Birds of Prey – Review

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Director: Cathy Yan
Writer: Christina Hodson
Cast: Margot Robbie, Mary Elizabeth Winstead, Jurnee Smollett-Bell, Rosie Perez, Ella Jay Basco, Ewan McGregor, Chris Messina, Ali Wong

Once upon a time, a girl fell in love with a guy. This love was not really reciprocated, but the girl did everything the guy asked of her. She would kill for him, causing people to think she was crazy. But who was the real crazy? Eventually he grew tired of her and he gave her the boot. Tale as old as time, right? And what became of the girl post-break up? That’s what Birds of Prey is here to tell you, as the break-out star of 2016’s Suicide Squad, the titular Harley Quinn, goes it alone (before amassing a team that dub themselves the Birds of Prey). Suicide Squad wasn’t the biggest success (though it does have a James Gunn-helmed sequel on the way, which is promising), but Harley was. Does she do better in her own movie, or was she better off sticking with the OG squad?

With Harley Quinn (Robbie) acting as narrator and part-time fourth wall-breaker throughout, Birds of Prey sees her team up with other female criminals and crime-fighters to keep a young girl, Cassandra Cain (Basco), from being captured by gangster Roman Sionis (McGregor). Cassandra just so happens to have something Sionis wants, and Harley initially promises to get said item for Sionis in return for not killing Harley; now that she’s no longer under the protection of the Joker she is free for the killing by anyone she’s ever pissed off. As a result, she has no choice but to join forces with Huntress (Winstead), Black Canary (Smollett-Bell) and detective-turned-vigilante Renee Montoya (Perez). But can they all trust her? Can Harley even trust herself?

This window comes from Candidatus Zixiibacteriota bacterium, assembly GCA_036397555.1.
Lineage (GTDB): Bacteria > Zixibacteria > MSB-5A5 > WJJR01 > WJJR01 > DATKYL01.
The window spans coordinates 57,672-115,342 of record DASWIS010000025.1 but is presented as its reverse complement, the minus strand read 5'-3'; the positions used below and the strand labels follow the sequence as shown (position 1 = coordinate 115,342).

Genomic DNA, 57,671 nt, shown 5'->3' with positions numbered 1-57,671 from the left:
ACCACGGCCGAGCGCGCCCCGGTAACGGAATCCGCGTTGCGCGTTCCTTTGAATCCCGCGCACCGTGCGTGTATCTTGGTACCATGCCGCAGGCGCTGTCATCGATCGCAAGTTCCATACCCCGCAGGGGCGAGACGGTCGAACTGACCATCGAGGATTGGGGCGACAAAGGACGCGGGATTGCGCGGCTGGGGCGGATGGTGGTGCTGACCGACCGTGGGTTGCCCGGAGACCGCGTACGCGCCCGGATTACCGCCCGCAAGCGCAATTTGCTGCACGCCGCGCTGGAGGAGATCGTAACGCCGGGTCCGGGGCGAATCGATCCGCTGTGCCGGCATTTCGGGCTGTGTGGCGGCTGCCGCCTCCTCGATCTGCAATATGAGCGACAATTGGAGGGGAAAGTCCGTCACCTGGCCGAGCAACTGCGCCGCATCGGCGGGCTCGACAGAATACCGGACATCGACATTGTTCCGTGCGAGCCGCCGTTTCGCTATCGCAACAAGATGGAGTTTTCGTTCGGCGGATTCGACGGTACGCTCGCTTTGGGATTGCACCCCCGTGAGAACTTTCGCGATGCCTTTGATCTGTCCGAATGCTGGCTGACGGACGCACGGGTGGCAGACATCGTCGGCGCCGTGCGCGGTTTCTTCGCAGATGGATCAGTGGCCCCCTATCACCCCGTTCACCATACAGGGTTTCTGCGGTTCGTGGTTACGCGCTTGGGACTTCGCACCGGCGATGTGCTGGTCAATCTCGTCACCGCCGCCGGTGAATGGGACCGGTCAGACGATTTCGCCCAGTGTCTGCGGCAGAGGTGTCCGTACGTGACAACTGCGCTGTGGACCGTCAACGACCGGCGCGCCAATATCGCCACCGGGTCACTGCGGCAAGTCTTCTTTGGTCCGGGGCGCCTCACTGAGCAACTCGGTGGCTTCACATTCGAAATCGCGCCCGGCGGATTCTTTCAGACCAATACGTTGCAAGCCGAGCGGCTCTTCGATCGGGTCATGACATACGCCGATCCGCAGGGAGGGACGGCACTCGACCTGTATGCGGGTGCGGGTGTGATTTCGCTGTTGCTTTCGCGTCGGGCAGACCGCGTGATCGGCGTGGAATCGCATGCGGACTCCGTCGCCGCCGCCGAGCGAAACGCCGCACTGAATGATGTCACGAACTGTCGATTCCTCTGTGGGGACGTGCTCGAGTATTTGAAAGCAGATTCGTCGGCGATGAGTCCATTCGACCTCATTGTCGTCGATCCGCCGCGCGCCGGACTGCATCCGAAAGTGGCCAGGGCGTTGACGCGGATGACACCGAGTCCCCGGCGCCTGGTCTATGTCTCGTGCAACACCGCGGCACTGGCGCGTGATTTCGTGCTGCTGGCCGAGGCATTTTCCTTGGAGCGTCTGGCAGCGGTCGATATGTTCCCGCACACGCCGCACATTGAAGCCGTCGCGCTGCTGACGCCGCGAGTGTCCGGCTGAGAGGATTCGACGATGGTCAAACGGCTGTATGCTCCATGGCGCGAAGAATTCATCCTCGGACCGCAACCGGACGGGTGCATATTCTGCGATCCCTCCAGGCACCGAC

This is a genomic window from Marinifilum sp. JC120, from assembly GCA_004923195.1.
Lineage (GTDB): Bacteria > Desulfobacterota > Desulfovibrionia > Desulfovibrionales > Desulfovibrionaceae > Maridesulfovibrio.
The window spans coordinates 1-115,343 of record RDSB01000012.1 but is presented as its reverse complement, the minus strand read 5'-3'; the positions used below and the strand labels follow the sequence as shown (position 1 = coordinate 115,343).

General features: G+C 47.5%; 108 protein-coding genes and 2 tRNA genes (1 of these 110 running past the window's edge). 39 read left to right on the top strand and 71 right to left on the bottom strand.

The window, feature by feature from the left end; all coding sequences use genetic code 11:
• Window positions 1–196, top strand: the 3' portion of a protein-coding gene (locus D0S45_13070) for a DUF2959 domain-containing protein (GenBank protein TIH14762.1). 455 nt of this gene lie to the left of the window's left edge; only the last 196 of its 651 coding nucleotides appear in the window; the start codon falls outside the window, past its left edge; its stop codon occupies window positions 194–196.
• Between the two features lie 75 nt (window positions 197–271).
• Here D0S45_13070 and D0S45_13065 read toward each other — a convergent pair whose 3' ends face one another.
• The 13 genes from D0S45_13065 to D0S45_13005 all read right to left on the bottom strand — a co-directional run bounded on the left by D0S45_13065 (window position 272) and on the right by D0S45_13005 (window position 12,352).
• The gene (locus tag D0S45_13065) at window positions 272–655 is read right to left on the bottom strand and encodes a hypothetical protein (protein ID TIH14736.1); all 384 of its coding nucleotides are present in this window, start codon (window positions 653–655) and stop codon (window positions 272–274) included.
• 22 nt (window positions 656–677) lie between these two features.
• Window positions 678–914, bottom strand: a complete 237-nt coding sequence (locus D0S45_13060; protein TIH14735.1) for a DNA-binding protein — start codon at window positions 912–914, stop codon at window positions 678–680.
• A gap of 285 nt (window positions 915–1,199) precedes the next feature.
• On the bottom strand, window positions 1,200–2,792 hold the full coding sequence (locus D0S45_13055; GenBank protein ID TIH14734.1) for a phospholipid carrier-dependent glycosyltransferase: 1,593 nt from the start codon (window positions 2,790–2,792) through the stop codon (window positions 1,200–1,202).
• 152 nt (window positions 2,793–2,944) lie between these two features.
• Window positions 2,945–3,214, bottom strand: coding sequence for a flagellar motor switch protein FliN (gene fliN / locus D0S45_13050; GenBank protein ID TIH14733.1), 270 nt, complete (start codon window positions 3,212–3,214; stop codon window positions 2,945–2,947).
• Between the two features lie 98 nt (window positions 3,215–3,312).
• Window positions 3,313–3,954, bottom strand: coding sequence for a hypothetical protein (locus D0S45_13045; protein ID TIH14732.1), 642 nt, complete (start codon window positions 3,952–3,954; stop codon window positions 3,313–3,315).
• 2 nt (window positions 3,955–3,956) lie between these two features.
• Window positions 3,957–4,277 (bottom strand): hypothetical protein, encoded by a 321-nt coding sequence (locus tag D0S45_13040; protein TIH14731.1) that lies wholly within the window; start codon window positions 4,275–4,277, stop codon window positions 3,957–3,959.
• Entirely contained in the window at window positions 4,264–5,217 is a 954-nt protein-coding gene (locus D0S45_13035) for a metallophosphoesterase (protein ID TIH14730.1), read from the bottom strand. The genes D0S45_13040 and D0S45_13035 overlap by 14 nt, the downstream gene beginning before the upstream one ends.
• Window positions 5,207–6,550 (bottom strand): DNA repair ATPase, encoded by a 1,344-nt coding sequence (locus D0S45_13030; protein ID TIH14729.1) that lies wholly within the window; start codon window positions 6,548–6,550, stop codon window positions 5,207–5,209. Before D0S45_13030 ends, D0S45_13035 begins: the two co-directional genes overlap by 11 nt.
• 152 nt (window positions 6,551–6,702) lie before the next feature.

If Birds of Prey has taken a step in one right direction, it’s the direction of a very much female-fronted (cast and crew) action movie that has a rating higher than a PG. Following in the footsteps of the likes of Widows and Oceans 8, we’ve got some badass multicultural women who are also very LGBTQ+ friendly, and they hold their own in a film that will attract people of all genders (i.e. it’s not off-putting to men, which seemed to be movie studios’ main problem with female-centric movies, apparently concerned that it’s only men that spend money on action movies…). Taking the most popular character from Suicide Squad and giving her her own movie was also the way to go – Robbie’s Harley Quinn spawned many a cosplay, with fans loving how unique and independent her character is (even though Quinn is something of a sociopath). In Birds of Prey she becomes an anti-hero, perhaps in a bid to make her even more likable and marketable, but she doesn’t lose that which endeared audiences to her in the first place.